Affiliation: Immunology and Molecular Pathogenesis Graduate Program, Emory University, Atlanta, Georgia, United States of America.

ABSTRACT
Antibodies that neutralize (nAbs) genetically diverse HIV-1 strains have been recovered from a subset of HIV-1 infected subjects during chronic infection. Exact mechanisms that expand the otherwise narrow neutralization capacity observed during early infection are, however, currently undefined. Here we characterized the earliest nAb responses in a subtype A HIV-1 infected Rwandan seroconverter who later developed moderate cross-clade nAb breadth, using (i) envelope (Env) glycoproteins from the transmitted/founder virus and twenty longitudinal nAb escape variants, (ii) longitudinal autologous plasma, and (iii) autologous monoclonal antibodies (mAbs). Initially, nAbs targeted a single region of gp120, which flanked the V3 domain and involved the alpha2 helix. A single amino acid change at one of three positions in this region conferred early escape. One immunoglobulin heavy chain and two light chains recovered from autologous B cells comprised two mAbs, 19.3H-L1 and 19.3H-L3, which neutralized the founder Env along with one or three of the early escape variants carrying these mutations, respectively. Neither mAb neutralized later nAb escape or heterologous Envs. Crystal structures of the antigen-binding fragments (Fabs) revealed flat epitope contact surfaces, where minimal light chain mutation in 19.3H-L3 allowed for additional antigenic interactions. Resistance to mAb neutralization arose in later Envs through alteration of two glycans spatially adjacent to the initial escape signatures. The cross-neutralizing nAbs that ultimately developed failed to target any of the defined V3-proximal changes generated during the first year of infection in this subject. Our data demonstrate that this subject's first recognized nAb epitope elicited strain-specific mAbs, which incrementally acquired autologous breadth, and directed later B cell responses to target distinct portions of Env. This immune re-focusing could have triggered the evolution of cross-clade antibodies and suggests that exposure to a specific sequence of immune escape variants might promote broad humoral responses during HIV-1 infection.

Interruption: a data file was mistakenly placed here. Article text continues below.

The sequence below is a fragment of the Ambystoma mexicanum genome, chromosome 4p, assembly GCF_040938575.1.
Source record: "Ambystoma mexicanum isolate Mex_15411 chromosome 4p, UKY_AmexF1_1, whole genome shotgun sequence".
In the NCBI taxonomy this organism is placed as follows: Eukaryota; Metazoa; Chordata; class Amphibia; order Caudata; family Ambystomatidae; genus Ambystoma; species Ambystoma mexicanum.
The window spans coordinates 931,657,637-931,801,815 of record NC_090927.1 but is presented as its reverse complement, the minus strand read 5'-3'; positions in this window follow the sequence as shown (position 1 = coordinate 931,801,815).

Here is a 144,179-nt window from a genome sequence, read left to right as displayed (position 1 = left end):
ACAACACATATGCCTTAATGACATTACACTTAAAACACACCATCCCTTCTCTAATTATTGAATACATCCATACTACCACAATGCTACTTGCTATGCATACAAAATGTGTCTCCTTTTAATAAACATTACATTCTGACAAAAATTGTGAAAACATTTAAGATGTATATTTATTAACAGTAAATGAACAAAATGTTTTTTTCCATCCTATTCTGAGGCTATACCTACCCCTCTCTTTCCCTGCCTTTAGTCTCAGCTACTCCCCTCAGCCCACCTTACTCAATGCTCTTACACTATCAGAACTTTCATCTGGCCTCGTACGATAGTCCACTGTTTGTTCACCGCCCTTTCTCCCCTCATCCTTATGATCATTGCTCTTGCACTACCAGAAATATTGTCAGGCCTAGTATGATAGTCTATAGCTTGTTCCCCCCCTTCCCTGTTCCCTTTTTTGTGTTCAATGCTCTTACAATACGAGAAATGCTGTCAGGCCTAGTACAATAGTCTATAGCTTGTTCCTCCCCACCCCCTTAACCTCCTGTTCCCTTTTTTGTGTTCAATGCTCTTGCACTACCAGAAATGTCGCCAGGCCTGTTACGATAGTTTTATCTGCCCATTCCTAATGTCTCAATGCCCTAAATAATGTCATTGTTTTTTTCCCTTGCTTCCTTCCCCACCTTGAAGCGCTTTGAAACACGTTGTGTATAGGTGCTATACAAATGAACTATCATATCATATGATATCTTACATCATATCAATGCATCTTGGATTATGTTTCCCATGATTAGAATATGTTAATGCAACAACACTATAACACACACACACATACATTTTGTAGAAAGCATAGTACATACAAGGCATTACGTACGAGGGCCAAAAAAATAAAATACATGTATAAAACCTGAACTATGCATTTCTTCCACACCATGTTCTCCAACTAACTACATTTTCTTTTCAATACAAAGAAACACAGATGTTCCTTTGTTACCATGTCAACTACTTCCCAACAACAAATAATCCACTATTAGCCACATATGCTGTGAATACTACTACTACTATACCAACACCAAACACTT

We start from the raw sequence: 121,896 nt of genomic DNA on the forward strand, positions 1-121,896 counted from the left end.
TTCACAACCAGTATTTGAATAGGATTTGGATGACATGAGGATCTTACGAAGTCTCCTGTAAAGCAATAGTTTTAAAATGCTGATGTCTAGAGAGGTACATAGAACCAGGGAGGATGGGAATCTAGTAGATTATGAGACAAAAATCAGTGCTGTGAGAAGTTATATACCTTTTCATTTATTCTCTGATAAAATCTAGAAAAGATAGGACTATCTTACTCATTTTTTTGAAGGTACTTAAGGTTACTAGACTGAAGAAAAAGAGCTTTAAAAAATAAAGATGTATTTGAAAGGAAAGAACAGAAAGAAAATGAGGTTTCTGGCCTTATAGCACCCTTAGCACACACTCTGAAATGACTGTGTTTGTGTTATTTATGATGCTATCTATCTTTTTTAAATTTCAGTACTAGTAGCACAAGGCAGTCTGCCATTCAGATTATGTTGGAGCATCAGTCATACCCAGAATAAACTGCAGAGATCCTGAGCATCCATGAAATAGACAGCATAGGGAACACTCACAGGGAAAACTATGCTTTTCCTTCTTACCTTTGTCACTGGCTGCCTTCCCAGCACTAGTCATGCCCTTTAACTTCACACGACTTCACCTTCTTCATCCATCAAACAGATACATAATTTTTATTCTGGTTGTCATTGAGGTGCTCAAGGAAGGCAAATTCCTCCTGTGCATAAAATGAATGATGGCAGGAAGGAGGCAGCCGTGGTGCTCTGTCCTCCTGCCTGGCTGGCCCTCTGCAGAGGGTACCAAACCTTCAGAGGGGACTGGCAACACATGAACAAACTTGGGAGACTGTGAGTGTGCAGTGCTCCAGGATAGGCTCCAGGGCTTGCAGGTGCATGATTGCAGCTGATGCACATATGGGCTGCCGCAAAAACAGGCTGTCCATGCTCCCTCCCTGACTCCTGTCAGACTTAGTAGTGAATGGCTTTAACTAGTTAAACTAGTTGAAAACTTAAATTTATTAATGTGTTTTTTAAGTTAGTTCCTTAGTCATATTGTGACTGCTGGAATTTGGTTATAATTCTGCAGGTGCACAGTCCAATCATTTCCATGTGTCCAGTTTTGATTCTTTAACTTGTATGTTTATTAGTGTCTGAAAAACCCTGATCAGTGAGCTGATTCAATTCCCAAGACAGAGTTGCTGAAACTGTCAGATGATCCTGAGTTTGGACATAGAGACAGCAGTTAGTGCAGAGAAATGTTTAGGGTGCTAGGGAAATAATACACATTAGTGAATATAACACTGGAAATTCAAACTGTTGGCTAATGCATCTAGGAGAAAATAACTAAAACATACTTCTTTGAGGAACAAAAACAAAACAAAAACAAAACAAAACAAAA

Show MeSH
Related in: MedlinePlus